Eight Democratic members of the state Senate voted no Friday on a proclamation to encourage use of the National Rifle Association’s gun safety curriculum in schools, seizing the opportunity to decry how little attention gun-control bills have received in the Senate this year.
Senate Joint Memorial 8006, introduced by Sen. Maralyn Chase, D-Shoreline, would have no practical effect, but would indicate support for the use of the NRA’s Eddie Eagle gun safety program in schools and preschools. The NRA program tells children who find guns: “Stop. Don’t touch. Leave the area. Tell an adult.”
Sen. Dave Frockt, D-Seattle, said he couldn’t vote yes on a measure promoting the use of the NRA curriculum in schools when other Democratic gun-control proposals weren’t taken up by the Senate this year. A proposal to require universal background checks on all gun purchases didn’t receive a hearing in the Senate Law & Justice Committee earlier this session, though a similar bill in the House fared better and could move forward. The NRA has opposed the background-check measures.
“While I acknowledge the benefits of this program….in my view, I think that we are missing the ball here a little bit with the overall picture,” Frockt said. “I think we should be moving forward with other measures that are more important than this one.”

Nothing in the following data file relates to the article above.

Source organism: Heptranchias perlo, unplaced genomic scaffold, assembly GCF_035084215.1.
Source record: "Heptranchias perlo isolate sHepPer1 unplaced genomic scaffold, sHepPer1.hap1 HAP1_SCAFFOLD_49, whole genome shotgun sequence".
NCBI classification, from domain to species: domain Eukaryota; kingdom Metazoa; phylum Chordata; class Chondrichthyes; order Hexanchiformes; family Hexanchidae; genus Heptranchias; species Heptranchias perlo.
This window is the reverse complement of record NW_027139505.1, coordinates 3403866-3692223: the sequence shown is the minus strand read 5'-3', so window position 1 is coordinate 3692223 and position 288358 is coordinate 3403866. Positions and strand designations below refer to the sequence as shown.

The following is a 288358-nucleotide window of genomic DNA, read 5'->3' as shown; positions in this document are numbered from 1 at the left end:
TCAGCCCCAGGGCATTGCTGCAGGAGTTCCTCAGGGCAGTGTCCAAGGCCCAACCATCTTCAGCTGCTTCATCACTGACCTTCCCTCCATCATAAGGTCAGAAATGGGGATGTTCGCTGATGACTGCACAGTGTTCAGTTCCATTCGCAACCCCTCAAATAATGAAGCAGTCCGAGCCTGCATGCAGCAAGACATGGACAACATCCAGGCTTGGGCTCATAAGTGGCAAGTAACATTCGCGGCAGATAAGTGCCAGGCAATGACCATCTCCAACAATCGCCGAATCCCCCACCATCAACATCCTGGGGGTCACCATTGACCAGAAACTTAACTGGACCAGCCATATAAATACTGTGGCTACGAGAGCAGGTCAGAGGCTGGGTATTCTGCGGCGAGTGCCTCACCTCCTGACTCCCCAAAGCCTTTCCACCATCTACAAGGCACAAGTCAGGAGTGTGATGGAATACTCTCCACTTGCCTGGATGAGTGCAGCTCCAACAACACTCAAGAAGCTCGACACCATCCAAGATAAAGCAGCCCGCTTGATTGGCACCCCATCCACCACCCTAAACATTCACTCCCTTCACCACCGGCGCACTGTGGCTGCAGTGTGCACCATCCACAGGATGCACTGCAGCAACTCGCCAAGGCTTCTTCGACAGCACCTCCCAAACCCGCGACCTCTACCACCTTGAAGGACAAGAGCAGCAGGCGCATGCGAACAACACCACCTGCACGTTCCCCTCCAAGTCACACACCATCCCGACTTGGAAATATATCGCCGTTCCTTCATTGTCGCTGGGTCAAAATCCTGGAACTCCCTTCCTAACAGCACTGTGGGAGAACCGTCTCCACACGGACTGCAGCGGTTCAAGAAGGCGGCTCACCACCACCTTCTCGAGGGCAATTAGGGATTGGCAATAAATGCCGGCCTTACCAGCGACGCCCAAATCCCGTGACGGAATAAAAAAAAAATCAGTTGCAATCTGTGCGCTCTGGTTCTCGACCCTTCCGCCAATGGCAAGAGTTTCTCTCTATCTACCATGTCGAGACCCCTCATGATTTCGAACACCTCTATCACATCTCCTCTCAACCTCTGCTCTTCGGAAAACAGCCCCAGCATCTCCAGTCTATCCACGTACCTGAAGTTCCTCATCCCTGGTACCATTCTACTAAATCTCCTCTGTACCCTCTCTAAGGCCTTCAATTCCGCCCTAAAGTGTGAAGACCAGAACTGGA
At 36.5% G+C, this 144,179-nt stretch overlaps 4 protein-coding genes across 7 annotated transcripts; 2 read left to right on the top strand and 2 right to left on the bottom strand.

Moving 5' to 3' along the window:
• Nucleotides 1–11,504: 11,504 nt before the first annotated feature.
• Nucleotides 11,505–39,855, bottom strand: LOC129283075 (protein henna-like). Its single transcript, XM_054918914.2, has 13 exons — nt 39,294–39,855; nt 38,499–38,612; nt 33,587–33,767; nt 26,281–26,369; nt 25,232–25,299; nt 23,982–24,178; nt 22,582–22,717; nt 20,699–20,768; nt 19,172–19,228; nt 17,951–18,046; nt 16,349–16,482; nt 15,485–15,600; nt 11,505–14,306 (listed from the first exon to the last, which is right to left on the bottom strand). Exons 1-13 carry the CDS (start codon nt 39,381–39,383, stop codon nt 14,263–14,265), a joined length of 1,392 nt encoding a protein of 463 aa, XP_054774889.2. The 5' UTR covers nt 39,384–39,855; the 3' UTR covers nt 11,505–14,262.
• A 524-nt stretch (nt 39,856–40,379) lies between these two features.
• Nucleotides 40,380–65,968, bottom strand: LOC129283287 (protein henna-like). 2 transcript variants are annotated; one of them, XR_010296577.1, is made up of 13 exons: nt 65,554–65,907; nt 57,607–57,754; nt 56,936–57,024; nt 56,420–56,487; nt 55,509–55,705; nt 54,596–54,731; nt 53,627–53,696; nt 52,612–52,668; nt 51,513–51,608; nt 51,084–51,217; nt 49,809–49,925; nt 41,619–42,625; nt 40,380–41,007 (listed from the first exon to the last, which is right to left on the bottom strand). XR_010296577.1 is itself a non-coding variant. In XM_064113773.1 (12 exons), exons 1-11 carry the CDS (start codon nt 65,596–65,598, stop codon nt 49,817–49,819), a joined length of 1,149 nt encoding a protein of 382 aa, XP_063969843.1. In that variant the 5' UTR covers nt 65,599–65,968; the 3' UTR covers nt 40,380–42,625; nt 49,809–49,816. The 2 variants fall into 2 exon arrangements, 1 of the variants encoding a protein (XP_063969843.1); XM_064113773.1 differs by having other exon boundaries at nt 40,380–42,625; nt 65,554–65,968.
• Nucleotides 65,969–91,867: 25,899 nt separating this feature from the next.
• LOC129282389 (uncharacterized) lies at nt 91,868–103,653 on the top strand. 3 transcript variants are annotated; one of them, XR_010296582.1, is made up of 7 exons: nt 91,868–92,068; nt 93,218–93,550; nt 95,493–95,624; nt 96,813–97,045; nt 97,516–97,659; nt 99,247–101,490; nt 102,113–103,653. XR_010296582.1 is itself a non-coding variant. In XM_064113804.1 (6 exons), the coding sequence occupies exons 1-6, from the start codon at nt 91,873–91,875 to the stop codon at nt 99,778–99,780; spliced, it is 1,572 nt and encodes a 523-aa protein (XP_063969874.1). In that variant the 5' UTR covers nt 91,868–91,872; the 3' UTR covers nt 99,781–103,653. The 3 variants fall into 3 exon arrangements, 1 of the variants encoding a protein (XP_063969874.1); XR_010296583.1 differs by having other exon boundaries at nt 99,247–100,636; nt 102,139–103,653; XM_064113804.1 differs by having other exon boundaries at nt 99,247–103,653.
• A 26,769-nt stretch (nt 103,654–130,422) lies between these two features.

“I think that we have an obligation to make a statement with our vote,” Frockt said.
The measure passed the Senate 40-8. Besides Frockt, the other Democratic senators who voted no on the proclamation were Andy Billig of Spokane, Ed Murray of Seattle, Adam Kline of Seattle, Christine Rolfes of Bainbridge Island, Bob Hasegawa of Seattle, Kevin Ranker of Orcas Island, and Jeannie Darneille of Tacoma.
Chase and Republicans who supported the measure said that it has nothing to do with politics or the NRA — only with teaching kids how to be safe around guns.
“I can hardly believe that anyone would be against the notion of educating the children,” said Sen. Pam Roach, R-Auburn. “This is a sad, sad day.”
Sen. Don Benton, R-Vancouver, called the Eddie Eagle program “the most important measure that this body can take for safety.”
But Murray, the Senate Democratic leader, disagreed.
“It’s not very helpful in a schoolroom when you’re facing more than just a handgun,” Murray said.